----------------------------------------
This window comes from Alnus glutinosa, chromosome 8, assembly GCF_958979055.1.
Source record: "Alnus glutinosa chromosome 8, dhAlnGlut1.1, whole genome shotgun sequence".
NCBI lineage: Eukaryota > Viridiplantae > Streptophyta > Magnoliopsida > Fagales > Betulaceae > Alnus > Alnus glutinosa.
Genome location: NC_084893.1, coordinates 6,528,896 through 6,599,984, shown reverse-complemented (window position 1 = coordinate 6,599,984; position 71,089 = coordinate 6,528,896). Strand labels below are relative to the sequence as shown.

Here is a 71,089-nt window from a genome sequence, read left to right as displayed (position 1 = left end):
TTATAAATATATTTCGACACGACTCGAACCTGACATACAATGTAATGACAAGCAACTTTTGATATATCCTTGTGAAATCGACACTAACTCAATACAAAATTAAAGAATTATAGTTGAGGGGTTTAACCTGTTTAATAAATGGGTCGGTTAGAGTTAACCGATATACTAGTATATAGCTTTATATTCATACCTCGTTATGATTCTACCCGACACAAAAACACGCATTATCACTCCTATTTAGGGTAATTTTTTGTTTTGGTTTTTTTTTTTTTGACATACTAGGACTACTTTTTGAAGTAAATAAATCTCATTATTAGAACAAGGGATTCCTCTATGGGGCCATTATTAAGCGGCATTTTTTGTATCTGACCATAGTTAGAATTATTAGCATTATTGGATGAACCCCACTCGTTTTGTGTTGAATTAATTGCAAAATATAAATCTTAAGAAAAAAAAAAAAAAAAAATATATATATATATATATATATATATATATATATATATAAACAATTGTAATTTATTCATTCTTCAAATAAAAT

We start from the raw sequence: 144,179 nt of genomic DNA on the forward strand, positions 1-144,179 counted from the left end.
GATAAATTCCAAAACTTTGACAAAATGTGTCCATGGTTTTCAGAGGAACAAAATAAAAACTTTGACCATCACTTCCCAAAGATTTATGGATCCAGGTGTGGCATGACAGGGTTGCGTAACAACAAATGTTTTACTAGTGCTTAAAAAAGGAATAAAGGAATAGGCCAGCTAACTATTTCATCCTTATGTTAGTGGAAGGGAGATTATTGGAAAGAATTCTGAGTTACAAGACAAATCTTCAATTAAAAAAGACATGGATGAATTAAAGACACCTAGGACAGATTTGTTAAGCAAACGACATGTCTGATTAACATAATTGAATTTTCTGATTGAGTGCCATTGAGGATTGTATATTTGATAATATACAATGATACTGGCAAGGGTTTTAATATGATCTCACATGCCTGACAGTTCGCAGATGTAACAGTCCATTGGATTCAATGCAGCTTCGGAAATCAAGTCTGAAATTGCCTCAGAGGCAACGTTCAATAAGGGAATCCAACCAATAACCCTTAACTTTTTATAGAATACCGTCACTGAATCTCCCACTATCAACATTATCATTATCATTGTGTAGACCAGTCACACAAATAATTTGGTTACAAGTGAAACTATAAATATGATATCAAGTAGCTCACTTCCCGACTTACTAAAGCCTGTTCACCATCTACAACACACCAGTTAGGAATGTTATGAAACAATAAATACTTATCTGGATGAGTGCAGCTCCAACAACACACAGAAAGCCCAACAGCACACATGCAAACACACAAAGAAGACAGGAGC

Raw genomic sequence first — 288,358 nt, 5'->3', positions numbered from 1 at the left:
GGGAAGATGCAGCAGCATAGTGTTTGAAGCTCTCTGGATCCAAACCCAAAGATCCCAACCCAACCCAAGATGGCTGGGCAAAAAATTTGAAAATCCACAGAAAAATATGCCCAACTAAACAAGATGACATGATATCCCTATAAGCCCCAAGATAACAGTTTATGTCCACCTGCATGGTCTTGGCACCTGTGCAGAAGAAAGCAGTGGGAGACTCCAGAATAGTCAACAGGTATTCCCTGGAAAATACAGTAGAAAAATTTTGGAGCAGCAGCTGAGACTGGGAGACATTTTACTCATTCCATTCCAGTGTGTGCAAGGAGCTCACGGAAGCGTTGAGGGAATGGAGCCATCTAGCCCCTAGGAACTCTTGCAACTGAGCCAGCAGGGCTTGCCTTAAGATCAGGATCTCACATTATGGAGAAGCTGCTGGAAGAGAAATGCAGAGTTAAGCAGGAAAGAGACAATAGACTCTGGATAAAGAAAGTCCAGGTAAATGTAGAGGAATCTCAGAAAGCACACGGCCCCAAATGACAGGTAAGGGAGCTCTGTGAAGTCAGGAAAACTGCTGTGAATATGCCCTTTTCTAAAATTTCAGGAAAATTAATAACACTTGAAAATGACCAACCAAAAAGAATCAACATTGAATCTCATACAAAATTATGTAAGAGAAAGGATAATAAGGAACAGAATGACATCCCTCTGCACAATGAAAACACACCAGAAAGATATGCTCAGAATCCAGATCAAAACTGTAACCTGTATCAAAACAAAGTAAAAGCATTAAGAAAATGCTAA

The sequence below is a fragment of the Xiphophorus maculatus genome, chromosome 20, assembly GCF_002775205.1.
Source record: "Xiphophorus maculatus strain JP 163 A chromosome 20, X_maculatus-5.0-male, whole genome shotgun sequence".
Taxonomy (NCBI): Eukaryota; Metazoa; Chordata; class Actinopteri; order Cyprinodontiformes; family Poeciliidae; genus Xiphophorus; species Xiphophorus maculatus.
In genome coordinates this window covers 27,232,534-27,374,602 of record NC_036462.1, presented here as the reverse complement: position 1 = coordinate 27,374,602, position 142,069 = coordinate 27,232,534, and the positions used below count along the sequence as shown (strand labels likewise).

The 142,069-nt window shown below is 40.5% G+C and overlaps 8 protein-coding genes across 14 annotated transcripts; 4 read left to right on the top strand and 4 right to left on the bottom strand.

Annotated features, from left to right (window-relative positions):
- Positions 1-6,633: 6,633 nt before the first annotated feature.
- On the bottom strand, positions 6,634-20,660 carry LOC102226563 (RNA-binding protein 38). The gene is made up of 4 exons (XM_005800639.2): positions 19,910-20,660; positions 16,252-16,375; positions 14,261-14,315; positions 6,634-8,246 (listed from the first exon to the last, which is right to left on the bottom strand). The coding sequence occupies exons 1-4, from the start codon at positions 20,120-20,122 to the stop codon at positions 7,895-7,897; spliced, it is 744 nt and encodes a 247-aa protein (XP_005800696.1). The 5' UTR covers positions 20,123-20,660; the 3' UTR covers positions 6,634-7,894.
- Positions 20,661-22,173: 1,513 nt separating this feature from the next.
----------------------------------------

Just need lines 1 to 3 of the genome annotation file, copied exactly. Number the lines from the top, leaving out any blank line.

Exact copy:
This window comes from Alnus glutinosa, chromosome 8, assembly GCF_958979055.1.
Source record: "Alnus glutinosa chromosome 8, dhAlnGlut1.1, whole genome shotgun sequence".
NCBI lineage: Eukaryota > Viridiplantae > Streptophyta > Magnoliopsida > Fagales > Betulaceae > Alnus > Alnus glutinosa.